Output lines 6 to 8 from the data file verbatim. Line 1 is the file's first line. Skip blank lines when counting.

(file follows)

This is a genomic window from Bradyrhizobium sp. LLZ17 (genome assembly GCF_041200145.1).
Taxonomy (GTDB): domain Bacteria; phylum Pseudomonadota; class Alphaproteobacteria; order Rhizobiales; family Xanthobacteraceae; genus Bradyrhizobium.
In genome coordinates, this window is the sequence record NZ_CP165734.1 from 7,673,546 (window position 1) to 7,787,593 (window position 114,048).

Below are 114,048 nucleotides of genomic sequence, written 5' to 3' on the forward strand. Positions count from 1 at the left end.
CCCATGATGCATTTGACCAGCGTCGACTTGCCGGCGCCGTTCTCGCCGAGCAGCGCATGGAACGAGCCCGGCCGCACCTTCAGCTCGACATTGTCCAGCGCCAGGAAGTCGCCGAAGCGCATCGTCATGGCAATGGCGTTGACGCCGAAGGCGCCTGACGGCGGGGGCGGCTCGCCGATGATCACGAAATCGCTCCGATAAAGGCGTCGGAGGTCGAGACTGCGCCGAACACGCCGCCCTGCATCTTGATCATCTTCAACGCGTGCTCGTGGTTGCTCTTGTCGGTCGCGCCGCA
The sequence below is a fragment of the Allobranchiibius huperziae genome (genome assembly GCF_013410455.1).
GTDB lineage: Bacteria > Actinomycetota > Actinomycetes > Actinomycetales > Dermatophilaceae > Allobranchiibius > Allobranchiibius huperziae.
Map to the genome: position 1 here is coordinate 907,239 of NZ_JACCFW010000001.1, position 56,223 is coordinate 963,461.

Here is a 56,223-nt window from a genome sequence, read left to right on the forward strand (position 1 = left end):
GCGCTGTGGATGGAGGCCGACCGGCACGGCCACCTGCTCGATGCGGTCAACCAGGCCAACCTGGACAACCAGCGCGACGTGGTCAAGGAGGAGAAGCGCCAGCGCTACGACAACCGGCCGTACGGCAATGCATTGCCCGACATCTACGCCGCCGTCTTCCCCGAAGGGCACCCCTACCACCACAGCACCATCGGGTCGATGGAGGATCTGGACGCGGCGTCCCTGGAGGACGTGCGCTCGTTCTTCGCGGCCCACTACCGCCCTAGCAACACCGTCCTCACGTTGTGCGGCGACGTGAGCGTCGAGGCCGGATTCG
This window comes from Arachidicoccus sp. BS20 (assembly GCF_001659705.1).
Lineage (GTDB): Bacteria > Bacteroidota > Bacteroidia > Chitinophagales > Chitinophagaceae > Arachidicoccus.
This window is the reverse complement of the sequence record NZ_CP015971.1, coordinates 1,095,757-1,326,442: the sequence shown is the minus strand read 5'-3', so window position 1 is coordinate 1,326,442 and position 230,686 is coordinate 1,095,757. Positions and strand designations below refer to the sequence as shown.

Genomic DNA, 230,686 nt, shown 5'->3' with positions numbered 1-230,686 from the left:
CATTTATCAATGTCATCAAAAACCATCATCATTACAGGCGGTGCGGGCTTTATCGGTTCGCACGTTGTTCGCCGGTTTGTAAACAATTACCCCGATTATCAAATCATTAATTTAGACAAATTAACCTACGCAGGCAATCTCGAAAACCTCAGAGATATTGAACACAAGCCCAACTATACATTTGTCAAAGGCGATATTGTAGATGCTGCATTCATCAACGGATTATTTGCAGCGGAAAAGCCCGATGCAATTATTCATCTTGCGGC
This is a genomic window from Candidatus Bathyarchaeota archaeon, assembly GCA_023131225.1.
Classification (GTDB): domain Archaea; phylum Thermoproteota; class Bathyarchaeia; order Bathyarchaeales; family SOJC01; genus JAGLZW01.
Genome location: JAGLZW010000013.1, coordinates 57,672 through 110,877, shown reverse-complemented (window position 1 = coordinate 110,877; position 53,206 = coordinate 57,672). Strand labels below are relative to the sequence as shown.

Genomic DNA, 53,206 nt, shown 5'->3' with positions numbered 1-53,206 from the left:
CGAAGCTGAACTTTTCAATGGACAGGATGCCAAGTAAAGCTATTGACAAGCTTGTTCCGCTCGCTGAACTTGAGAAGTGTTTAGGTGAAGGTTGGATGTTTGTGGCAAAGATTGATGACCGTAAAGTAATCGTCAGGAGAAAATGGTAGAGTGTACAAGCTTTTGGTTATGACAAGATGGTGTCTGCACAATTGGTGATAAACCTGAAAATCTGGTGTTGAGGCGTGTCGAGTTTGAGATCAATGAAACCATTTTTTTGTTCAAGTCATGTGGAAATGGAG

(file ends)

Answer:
The sequence below is a fragment of the Allobranchiibius huperziae genome (genome assembly GCF_013410455.1).
GTDB lineage: Bacteria > Actinomycetota > Actinomycetes > Actinomycetales > Dermatophilaceae > Allobranchiibius > Allobranchiibius huperziae.
Map to the genome: position 1 here is coordinate 907,239 of NZ_JACCFW010000001.1, position 56,223 is coordinate 963,461.